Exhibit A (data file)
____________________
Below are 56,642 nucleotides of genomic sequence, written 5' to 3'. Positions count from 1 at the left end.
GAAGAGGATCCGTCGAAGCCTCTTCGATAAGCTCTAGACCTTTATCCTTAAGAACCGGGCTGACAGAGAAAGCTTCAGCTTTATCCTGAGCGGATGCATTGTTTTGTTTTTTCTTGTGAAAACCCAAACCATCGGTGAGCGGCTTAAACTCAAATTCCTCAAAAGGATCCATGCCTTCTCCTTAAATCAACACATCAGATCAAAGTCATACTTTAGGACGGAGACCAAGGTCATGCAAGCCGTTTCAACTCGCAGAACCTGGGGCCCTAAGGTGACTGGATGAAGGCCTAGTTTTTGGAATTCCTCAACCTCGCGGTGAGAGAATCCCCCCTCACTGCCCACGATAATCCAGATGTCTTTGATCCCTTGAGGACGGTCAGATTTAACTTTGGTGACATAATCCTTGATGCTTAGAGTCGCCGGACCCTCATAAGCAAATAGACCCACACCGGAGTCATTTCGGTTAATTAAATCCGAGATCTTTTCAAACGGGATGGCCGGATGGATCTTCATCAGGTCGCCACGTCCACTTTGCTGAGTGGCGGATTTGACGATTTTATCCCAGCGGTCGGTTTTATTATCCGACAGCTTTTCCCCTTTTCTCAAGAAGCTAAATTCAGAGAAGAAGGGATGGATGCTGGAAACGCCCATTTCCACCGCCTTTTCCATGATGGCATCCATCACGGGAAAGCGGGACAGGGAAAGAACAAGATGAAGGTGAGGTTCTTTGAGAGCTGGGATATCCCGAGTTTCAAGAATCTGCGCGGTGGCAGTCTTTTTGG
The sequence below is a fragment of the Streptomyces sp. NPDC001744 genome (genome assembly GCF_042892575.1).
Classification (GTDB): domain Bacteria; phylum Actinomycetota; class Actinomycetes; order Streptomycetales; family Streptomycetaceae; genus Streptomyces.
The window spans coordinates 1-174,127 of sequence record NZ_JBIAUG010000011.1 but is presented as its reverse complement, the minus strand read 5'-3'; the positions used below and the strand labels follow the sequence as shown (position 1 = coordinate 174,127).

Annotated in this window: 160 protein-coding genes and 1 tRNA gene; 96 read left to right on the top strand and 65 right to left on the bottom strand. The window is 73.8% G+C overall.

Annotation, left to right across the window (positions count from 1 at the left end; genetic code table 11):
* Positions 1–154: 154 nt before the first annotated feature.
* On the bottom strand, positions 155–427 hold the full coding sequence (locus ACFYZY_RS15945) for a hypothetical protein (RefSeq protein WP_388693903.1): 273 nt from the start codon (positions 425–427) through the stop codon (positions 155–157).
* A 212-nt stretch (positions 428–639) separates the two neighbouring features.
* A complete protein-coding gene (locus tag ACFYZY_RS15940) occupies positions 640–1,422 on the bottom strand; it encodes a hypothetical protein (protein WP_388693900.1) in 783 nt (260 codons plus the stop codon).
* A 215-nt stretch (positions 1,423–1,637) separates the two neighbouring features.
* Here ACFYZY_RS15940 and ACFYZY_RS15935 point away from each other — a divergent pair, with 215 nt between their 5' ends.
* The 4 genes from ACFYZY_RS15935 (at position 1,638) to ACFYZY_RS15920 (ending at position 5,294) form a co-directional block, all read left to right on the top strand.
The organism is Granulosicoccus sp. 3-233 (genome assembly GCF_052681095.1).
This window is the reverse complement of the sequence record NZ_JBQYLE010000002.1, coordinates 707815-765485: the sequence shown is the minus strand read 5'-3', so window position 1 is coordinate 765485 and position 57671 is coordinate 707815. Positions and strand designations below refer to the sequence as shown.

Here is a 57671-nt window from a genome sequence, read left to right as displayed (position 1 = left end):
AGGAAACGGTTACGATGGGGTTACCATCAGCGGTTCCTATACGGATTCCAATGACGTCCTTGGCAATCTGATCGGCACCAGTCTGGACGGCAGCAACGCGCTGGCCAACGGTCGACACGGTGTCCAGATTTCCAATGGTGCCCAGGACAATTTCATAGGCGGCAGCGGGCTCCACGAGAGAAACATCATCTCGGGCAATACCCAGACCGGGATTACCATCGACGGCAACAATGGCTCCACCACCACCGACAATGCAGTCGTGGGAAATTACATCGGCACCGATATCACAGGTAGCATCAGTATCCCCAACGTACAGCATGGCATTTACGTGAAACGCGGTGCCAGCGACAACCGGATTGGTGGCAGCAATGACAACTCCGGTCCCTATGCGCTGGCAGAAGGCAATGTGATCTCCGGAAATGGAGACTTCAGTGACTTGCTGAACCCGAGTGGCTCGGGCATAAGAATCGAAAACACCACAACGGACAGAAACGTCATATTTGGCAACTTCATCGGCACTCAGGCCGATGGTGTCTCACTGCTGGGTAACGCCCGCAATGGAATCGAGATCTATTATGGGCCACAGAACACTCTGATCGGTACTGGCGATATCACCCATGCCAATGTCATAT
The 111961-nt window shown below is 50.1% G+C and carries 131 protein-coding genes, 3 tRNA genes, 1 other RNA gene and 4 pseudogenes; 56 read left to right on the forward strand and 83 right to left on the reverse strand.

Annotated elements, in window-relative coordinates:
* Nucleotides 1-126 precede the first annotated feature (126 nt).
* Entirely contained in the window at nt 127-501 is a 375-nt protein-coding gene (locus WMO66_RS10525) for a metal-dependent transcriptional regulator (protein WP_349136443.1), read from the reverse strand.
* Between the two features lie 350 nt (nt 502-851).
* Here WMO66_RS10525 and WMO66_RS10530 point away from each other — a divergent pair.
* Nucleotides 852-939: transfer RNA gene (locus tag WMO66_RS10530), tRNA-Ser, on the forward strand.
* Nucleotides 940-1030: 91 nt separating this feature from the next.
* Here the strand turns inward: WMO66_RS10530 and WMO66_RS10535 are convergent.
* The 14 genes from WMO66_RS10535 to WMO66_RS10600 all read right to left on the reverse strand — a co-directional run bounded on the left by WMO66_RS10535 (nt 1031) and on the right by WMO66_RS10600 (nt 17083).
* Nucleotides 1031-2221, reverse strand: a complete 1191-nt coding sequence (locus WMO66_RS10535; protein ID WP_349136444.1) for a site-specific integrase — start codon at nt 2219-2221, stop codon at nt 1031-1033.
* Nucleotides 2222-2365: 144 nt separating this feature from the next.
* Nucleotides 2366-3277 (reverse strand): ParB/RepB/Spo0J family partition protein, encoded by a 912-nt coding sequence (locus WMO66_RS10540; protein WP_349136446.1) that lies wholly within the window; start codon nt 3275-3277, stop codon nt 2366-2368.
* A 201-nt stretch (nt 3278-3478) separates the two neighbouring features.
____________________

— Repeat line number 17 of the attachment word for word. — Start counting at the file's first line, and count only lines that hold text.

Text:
Here is a 57671-nt window from a genome sequence, read left to right as displayed (position 1 = left end):